Bottom line – I DO think food inflation (in particular) was part of ‘The Plan.’ We have a Fed head quitting because he sees The Ben Bernanke basically becoming a despot and proving to everyone that “absolute power - corrupts absolutely!” We have all the ills we had two years ago, and more. And as you look at the accelerated pace of our dollar depreciation – you have to ask yourself – is all of this coincidental? I think not!

The Market:

I have to say that this week was one of the weirdest I've seen in a while. I was calling for a weak market and we got it – but each day – as if by a miracle – the market in ‘pre-open’ and at 3:30 pm would go from ‘red to green.’ President Mubarak’s leaving then triggered a rally on Friday. Now we’ve all heard wonderful things about Egypt being a newborn baby democracy, and how it will be so much kinder and gentler. Now, I’d love for their people not to be repressed, but to think that there won't be infighting from the hard liners seems a bit of a stretch.

Last week, I said that I thought we were in the danger zone for a pullback. I said that I figured the rally would continue Monday and into Tuesday, but by Wednesday we should see the first cracks appear. Sure enough, Monday and Tuesday were pretty good days, and on Wednesday the market got soggy. It was down 77 points early on – and I thought that this could be the day that it was going to finally take a breather, pull back 8+ percent and shake out some excess. The downside volume said yes, the RSI said yes, many indicators said yes – BUT The Ben Bernanke said NO. Out of the clear blue the futures programs fired off and they brought us up to close the day "flat". Thursday we were flat at the open and then again plunged 77 points – but guess what showed up like clockwork – out of the blue came multiple futures buys and soon we were moving up. Then of course on Friday, President Mubarak did resign and we pushed back up.

So, did my pullback call fail and did I look stupid? Considering the market was higher on Friday, than it was on Wednesday – YES. But one would have to agree that watching the market fall for over 70 points, two days in a row, only to be "brought back up" – well – even a CNBC analyst came on camera and came right out and said that the FED is supporting any dips.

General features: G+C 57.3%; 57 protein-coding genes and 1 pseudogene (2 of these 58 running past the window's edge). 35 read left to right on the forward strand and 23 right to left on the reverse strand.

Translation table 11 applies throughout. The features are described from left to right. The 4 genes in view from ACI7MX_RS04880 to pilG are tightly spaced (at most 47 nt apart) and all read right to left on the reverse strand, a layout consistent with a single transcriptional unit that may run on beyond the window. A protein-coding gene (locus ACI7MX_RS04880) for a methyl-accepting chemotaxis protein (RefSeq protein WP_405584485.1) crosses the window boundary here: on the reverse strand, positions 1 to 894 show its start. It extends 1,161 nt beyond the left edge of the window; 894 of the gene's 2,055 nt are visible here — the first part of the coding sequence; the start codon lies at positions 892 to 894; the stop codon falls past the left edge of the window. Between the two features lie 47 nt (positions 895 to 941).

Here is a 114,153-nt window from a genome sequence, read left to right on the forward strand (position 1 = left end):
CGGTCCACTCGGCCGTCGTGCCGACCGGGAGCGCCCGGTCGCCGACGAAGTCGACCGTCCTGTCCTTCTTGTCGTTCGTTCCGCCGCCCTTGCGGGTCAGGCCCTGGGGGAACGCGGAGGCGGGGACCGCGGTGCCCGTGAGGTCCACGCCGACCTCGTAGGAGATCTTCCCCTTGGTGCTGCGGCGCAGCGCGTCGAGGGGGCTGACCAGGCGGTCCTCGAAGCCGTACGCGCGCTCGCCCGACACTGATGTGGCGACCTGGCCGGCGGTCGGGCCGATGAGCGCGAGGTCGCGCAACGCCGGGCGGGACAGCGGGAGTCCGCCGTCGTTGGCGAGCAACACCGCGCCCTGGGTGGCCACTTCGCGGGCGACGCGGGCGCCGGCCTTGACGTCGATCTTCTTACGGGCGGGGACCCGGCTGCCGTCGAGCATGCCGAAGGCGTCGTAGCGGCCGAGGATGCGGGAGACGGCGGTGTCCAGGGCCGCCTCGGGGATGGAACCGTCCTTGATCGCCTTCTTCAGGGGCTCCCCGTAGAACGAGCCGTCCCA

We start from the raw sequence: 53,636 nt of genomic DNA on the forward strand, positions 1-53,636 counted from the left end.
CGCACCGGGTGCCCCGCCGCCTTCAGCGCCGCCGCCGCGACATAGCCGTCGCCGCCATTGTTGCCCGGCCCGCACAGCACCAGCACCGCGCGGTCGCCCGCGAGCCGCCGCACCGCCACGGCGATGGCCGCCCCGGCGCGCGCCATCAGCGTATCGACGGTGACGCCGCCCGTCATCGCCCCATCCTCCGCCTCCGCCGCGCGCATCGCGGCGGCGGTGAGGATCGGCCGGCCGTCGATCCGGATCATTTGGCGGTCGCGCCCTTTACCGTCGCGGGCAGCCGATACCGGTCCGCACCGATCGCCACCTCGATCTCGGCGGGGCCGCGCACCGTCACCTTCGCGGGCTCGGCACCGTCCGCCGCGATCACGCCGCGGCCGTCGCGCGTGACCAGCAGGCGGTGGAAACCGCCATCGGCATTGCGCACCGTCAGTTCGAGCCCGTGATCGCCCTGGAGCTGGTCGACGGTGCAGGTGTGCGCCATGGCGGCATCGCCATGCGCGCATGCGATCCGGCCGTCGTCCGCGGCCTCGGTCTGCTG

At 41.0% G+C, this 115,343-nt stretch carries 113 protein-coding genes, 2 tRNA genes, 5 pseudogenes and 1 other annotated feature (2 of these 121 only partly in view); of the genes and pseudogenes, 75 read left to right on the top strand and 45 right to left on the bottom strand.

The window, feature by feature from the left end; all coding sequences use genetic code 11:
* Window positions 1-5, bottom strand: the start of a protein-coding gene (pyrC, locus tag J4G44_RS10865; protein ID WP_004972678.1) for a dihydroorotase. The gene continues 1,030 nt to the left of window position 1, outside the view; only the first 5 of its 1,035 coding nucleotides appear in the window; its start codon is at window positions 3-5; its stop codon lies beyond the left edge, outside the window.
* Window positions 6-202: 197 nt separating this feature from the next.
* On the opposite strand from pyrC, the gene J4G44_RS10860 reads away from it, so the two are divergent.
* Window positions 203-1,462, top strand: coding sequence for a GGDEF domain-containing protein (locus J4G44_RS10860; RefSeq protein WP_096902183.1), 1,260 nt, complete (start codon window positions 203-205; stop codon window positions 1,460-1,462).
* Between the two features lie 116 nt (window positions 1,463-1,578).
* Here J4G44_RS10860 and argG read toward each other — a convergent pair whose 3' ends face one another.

So one thing we can draw from this is that the Fed still has the firepower to push the market, despite a market showing many signs of fatigue. Does that mean it's over, and we can buy again? I don't think so. The market is at an interesting inflection point, and I think that it may try one more time this week to roll over. I would not be surprised in the least if we move up Monday, see fatigue set in on Tuesday, and we go back to grinding sideways. They saved us last week – will they save us again if we soften up? With that in mind, we're mostly sitting on our hands, 'leaning long’ and very quick to take profits.

We still have a couple positions in our gold and silver stocks – with our long term holds looking like: SLV at 25.81, NG at 6.825, AAU at 3.02, DNN at 2.71, AVL at 4.00 and USSIF at 0.61

In our short-term holds we have:
N up 18%, SLW = flat, SLV up 13%, NGD = flat. And we purchased some PAL, AUGT, and AGRO.

If you’d like to view my actual stock trades – and see more of my thoughts – please feel free to sign up as a twitter follower – “taylorpamm” is my nickname on Twitter – fyi.

If you’d like to see me in action – teaching people about investing – please feel free to view the TED talk that I gave 4 months or so ago now:

Remember the Blog:
Until next week – be safe.

R.F. Culbertson

No comments:

Post a Comment